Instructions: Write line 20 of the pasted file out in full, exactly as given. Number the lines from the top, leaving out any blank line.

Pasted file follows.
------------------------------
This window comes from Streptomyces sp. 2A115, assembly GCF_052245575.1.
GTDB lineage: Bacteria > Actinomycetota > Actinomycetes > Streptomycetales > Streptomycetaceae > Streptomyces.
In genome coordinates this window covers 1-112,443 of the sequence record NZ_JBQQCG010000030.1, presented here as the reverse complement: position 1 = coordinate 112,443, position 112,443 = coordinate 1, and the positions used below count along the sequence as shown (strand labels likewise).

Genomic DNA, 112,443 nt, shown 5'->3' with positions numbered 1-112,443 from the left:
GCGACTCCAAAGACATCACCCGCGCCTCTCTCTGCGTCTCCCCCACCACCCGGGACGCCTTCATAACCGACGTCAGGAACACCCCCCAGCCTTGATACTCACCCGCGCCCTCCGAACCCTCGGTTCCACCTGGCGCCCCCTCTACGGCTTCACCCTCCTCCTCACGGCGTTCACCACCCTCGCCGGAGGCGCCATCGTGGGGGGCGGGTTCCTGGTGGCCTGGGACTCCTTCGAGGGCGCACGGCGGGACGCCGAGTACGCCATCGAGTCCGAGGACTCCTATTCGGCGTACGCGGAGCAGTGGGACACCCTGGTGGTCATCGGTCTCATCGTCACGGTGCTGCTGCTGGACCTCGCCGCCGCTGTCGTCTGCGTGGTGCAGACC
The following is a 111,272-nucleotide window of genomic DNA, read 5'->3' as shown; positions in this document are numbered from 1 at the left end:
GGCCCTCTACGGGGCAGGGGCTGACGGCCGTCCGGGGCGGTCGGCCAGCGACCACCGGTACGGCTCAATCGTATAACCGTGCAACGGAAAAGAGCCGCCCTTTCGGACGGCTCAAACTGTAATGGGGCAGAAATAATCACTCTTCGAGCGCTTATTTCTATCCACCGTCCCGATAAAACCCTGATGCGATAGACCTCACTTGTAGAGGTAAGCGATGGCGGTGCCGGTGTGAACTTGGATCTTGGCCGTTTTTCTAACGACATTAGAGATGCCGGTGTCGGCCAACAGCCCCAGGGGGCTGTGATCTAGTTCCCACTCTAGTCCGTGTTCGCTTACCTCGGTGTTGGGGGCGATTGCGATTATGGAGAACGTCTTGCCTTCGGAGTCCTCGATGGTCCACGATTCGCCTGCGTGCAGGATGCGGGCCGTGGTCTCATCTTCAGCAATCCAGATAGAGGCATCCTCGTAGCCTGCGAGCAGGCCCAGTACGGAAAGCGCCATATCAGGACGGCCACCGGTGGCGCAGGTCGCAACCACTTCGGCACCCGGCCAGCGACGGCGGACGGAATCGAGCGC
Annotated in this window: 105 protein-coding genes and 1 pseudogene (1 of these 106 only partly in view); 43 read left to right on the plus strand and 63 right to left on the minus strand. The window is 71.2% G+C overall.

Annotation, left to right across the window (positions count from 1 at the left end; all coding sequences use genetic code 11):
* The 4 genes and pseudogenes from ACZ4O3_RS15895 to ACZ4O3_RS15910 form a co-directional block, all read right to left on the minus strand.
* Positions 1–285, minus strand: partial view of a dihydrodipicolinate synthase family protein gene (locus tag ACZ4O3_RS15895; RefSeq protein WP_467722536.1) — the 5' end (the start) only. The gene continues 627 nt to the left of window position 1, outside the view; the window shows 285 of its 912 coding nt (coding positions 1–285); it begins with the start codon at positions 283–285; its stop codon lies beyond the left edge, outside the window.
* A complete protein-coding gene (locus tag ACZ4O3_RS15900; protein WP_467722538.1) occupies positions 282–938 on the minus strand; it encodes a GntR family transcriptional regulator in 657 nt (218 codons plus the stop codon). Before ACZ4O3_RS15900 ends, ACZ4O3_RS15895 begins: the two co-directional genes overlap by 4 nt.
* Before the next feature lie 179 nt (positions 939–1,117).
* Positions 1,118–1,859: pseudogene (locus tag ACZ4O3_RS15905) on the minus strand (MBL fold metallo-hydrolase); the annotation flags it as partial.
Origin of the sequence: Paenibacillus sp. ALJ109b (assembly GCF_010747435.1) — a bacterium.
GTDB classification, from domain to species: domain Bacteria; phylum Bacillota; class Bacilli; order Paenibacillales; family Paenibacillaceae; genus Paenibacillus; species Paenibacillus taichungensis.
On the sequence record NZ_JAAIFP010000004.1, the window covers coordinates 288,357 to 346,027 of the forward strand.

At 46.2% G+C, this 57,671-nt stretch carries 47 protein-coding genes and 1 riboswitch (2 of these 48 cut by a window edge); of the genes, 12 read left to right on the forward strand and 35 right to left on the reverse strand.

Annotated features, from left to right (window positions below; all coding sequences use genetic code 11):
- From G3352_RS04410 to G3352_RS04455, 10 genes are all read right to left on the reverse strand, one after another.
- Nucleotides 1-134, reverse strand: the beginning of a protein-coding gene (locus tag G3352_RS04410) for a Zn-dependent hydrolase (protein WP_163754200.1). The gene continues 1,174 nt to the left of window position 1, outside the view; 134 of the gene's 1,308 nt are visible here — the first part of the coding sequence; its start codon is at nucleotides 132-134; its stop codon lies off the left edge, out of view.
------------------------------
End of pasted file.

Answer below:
- From G3352_RS04410 to G3352_RS04455, 10 genes are all read right to left on the reverse strand, one after another.